The systematic destruction of the high street bank branch network is leaving older people - and those who do their banking in person - at risk of making financial mistakes that cost them dear. Research has found that when they move from banking at a branch to doing it over the phone, they're at a much higher risk of missing bill payments and going overdrawn.
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The claims come from financial services company Momentum UK. They highlighted that with more than half of the UK's bank branches shutting in the last 28 years, those reliant on face-to-face interaction are at risk of financial difficulties when their local branch closes.
The problem is that rather than heading online, they will still want direct contact with a human being, so will turn to phone banking. This means they are far more likely to fall behind on bill payments and be in the dark about their finances.
Phone banking disasters
Its latest Financial Wellness Index, produced by researchers from the University of Bristol, found that while 3% of people who use a computer to bank had been unable to pay a bill at the final reminder in the last year, this figure rose to 15% for telephone bankers.
Similarly, while one in 20 who bank using an app reported 'often' or 'always' missing the minimum repayments on credit cards, loans and other credit agreements, this figure rose to one in five among those who bank by phone.
When respondents were asked whether they knew their current bank balance, one in ten telephone bankers had no idea, compared to just 1% of online bankers.
Dominic Baliszewski, Director of Consumer Strategy for Momentum UK, says he wants to see banks play their part in helping older and more vulnerable people get to grips with online banking. He says: "There needs to be a concerted effort from the government and from financial institutions to help people manage their finances digitally, be it through education, helping people get online or other third-party assistance."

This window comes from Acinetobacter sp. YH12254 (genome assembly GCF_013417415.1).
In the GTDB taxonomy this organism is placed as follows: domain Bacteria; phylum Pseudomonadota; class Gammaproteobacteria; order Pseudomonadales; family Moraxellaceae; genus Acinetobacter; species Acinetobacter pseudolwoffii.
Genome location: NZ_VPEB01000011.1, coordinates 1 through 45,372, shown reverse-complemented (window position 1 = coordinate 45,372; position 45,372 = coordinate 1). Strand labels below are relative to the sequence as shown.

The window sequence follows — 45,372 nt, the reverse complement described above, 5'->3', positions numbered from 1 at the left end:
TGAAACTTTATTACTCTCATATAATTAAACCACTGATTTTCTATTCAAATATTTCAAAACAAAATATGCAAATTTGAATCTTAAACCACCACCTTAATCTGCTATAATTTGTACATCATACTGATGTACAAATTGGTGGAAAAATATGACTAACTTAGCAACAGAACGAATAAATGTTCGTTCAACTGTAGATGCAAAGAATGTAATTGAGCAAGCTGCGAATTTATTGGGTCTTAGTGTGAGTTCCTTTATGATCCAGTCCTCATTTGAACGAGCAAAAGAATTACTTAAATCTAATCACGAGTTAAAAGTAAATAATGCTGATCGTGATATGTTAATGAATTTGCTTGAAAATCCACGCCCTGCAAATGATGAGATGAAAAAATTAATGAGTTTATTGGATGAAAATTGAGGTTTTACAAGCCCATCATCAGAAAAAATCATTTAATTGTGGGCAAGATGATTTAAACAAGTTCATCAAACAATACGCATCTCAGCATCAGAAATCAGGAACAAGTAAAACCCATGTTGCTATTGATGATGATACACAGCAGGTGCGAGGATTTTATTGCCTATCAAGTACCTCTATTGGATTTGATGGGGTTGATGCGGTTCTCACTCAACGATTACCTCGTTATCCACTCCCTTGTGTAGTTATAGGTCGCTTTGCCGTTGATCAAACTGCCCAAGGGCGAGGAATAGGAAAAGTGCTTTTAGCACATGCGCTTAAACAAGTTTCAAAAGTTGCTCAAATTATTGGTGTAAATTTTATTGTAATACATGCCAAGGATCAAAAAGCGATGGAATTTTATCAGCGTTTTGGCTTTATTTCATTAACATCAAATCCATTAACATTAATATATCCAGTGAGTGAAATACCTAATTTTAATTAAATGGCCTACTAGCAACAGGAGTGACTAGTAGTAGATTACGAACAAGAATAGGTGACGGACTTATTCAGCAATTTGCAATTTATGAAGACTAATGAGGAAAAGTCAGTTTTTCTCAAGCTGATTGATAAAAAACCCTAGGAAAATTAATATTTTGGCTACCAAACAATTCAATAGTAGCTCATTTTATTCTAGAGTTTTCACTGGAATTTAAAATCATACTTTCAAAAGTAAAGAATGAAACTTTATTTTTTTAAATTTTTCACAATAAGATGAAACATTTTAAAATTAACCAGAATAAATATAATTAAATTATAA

It seems he's pushing on an open door when it comes to training, as banks have spotted the same need. Barclays, for example, has rolled out Digital Eagles, who are available in-person at 'tea and tech' sessions, to help older people get to grips with the basics of getting online.
Is this enough?
Yet despite these efforts, and work on digital inclusion from the government, there are huge numbers of older people who remain offline. Figures from the Office of National Statistics show that 10% of people have never used the internet - almost half of whom are aged 75 and over.
The question is whether simply teaching people to go online is enough. According to a study by Nominet Trust, older people are held back by a huge range of things, from the cost of the hardware and the digital infrastructure, to fears of the dangers of the internet, and lack of recognition of any perceived benefits.
Overcoming all these barriers needs to go further than training, and embrace funding for hardware and infrastructure - something the government may not be terribly excited about at the moment.
Perhaps the only answer is to continue offering face-to-face services for those people who don't have the money or inclination to go online - at least for a few decades, until we reach the point where even the oldest people in society have embraced the internet.
The demise of the bank branch network would seem to demonstrate this isn't going to be something the banks can offer, so who else will step into the breach?
Will we see services available at the post office? Will there be a rebirth of the mobile bank? Will libraries find a new banking niche? Will supermarkets start opening mini branches? Or could your local publican help you manage your money? What do you think? Let us know in the comments.